The scientists at Sparkle Toothpaste need your help! They’ve read lots of news stories about how much sugar is in drinks which you might think are healthy and would like you to investigate how much damage they can do to your teeth. They will use your research to design and make their new toothpaste so you can keep enjoying the delicious drinks you love whilst still keeping your teeth in tip top condition.
Sugary Drinks Activity
Emma and her team of engineers at Crystal Clear Water would like your help. They need to find a way to join sections of pipe together so they can create a pipeline to transport clean water from their water cleaning plant to your home. Carry out a fair test to help Emma find a suitable sealant that joins the pipes together and doesn’t allow any water to leak through.
A Leaky Line Activity
We celebrated this year's International Women in Engineering Day, by teaming up with engineer Eve Davison, to bring you this special edition of IndusTRY AT HOME. Of course, we do hope you will continue to celebrate the role of women in engineering all year round with this activity!
Many companies wish to be eco-friendly and car companies are no exception. Eve needs to know which car parts are made from which types of plastic so she can send any waste materials, after production, to the correct recycling centres. Children are challenged to test home-use plastics by submerging them in water and applying force before using a simple identification chart to name them and share their results with Eve and her team of engineers.
Which Plastic? Activity
Eve Davison, engineer at Nissan, introducing the IAH "Which Plastic?" challenge
Medi-Tech, a biotechnology company, have made an important medical discovery. Mould found growing on food seems to stop other microorganisms (germs) from growing, so Medi-Tech think they can use this discovery to develop medicine to treat things like cuts which often get infected by bacteria. Children are challenged to safely find out which conditions produce the most mould and which produce mould the quickest.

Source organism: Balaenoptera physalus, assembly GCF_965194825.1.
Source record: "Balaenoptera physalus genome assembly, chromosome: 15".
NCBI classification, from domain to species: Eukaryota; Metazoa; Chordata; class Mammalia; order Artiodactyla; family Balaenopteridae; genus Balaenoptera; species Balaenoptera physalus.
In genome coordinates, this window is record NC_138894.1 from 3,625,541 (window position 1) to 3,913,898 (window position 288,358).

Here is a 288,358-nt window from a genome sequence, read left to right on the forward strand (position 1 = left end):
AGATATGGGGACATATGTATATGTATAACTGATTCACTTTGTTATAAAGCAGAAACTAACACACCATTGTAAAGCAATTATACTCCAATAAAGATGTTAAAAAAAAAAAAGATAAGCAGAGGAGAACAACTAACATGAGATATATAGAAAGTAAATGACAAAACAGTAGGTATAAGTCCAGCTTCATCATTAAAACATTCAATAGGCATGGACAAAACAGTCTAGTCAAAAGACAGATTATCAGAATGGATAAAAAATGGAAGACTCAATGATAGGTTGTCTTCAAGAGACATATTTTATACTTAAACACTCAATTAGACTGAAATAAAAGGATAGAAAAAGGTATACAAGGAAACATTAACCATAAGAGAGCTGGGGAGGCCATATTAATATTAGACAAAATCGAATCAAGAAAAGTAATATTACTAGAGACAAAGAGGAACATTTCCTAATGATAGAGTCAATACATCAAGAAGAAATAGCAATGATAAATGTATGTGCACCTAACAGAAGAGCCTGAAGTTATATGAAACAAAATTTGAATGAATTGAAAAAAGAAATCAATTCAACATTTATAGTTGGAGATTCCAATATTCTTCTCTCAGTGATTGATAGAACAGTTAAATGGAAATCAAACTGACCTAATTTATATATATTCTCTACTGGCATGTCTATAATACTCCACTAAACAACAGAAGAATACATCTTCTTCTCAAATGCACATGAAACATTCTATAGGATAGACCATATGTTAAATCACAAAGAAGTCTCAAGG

Medicine From Microbes Activity
The Eco-Wash company is developing a new washing product and wants to know which existing products are best at removing stains from fabric. Children put home-use washing products to the test to find out which ones achieve the desired result and make their recommendation to the scientists at Eco-Wash.
Meet Patricia, a student at the University of York, studying a science called Environment Ecology. Patricia is interested in learning how to help keep the environment safe for future generations. Watch this short video to find out why we should not wash our clothes too often, before joining the team to help find a washing powder that performs well.
Which Washing Product? Activity
Meet Patricia, a student at the University of York, studying a science called Environment Ecology.
Children are challenged by ‘Tees Engineering’ to solve their water filtration problem using everyday filters found around the home. They hunt for household filters, make their own sample of murky reservoir water to pour through the filters to find out how quickly and how effectively they do their job.
Filter Fun Activity
Paula McMahon, engineer at Sir Robert McAlpine, introducing the IAH "Filter Fun" challenge
Children are challenged by the ‘Bubbles Company’ to find the best bubble mixture. They experiment with washing-up liquid and water to find the bubble which lasts the longest. They use trial and error to find a recipe which is just right. This is great for outdoor learning but can be done inside too.